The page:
Save A Lot Solar contractors install LG Electronics solar panels in Hayward, California, U.S., Tuesday, Feb. 8, 2022.
David Paul Morris |: Bloomberg |: Getty Images:
California’s Public Utilities Commission on Thursday approved a proposal that would reduce reimbursements to households for excess electricity their rooftop solar panels contribute to the electric grid.
Utilities and consumer groups argue that the incentive payments have unfairly favored wealthier consumers and hurt poor and low-income households. But solar companies and renewable energy advocates say lowering the offset would slow solar installations and hinder the state’s climate change goals.
The proposal, which California utility regulators released last month, would change net metering policies by paying solar owners for additional energy at a lower rate determined by the cost the utility would have to spend to buy clean energy from an alternative source. The solar industry has announced that the program will result in a 75% reduction in average billing rates for customers.
Today’s unanimous vote by the five-member panel has been watched across the country as California is widely seen as a leader in building renewable energy. The impact of today’s decision will likely extend beyond state lines and impact the solar industry across the country, particularly for companies in the residential solar space such as; Sunrun:, SunPower:, Sunovaand: Tesla.
More than 1.5 million homes, businesses and other utility customers in California have rooftop solar panels. The Public Utilities Commission has estimated that these facilities could together produce 12 gigawatts of electricity.
The proposal would have no impact on rooftop solar customers and would maintain their current reimbursement rates and encourage consumers to install batteries with their solar panels, the commission said.
Affordable Clean Energy For All, a nonprofit funded by California utilities, argues that the rooftop solar program is outdated and that utilities should pass on the cost of the subsidies, creating higher bills for millions of customers who don’t install solar. energy including them. the minimum can pay electricity costs.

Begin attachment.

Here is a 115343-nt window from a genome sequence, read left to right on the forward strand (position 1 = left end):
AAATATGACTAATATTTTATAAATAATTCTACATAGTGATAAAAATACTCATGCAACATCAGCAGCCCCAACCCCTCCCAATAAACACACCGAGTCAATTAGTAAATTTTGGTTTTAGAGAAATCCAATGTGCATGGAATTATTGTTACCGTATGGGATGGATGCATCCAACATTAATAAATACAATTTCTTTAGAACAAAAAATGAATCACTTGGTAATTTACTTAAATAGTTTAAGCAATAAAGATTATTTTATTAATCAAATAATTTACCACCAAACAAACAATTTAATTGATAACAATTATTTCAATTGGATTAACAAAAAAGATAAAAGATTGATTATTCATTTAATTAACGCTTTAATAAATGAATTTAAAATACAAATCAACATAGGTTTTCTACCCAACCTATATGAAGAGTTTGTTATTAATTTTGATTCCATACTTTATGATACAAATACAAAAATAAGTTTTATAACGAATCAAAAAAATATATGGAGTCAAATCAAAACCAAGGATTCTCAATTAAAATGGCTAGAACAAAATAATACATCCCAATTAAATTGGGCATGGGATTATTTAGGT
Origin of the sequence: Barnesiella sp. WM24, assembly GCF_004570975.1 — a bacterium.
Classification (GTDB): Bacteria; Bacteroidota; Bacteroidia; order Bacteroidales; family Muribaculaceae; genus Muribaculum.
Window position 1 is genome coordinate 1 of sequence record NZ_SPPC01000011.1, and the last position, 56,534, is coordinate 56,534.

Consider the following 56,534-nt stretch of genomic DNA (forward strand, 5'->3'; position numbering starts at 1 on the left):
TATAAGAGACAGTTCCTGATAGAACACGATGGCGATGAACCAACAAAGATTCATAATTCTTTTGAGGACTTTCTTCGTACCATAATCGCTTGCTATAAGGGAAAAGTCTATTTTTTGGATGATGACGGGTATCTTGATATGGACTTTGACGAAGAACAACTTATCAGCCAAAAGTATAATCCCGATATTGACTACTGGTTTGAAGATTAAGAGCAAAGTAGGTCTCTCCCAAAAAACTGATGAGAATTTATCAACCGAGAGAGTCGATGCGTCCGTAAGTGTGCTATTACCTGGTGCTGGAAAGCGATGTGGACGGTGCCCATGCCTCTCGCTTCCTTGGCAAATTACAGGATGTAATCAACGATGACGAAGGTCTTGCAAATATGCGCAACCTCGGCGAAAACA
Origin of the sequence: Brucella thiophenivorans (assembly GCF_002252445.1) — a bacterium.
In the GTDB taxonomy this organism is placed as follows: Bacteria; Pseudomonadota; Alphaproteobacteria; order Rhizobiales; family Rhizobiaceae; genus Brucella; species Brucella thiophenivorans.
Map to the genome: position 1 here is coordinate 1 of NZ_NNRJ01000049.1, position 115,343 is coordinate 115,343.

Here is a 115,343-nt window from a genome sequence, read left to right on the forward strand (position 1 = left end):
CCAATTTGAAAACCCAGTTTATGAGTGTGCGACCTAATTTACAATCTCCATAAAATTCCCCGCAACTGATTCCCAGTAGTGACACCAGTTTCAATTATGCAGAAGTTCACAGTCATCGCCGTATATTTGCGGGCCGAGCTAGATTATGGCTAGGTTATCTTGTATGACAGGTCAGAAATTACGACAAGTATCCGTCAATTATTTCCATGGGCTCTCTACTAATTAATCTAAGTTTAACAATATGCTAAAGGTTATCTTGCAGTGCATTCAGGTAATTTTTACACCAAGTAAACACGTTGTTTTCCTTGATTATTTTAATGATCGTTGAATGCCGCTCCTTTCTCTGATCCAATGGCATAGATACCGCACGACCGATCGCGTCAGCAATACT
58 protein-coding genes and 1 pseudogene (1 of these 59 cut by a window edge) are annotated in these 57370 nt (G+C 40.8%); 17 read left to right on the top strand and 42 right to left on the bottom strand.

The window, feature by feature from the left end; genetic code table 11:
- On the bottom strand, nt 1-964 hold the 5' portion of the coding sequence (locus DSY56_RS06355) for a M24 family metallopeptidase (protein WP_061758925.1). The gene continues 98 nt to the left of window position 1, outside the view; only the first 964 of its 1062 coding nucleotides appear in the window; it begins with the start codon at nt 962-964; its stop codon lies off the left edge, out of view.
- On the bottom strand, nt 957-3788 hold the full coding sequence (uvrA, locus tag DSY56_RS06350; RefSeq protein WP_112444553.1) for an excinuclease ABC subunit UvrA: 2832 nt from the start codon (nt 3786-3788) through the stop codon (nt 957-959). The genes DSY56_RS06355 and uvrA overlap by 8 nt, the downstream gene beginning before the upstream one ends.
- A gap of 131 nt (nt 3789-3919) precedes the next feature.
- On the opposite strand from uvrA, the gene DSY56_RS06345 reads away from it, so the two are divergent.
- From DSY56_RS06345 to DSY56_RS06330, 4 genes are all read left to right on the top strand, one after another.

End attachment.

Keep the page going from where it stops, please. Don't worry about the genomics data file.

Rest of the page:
However, solar companies argue that the existing net metering system is necessary to incentivize people to opt for rooftop solar.
Changes to the state’s solar incentive program could cut California’s solar market in half by 2024, according to a report released earlier this year by energy research firm Wood Mackenzie.
“This ill-advised decision, which undermines the many benefits of solar for all Californians, will dim the light of solar growth in the Golden State,” Laura Deehan, California’s state director of environmental affairs, said after the vote.
Roger Lynn, an attorney with the Center for Biological Diversity’s Energy Justice Program, said in a statement that the commission has “taken a step backwards by widening the gap between those who can afford solar and those who cannot.”
“It’s an affront to the low-income communities most affected by the climate crisis, and we will do everything we can to convince the commission to fix the deep flaws in its proposal,” Lynn said.
California, which is struggling with wildfires and drought caused by climate change, aims to switch to 100% renewable energy by 2045.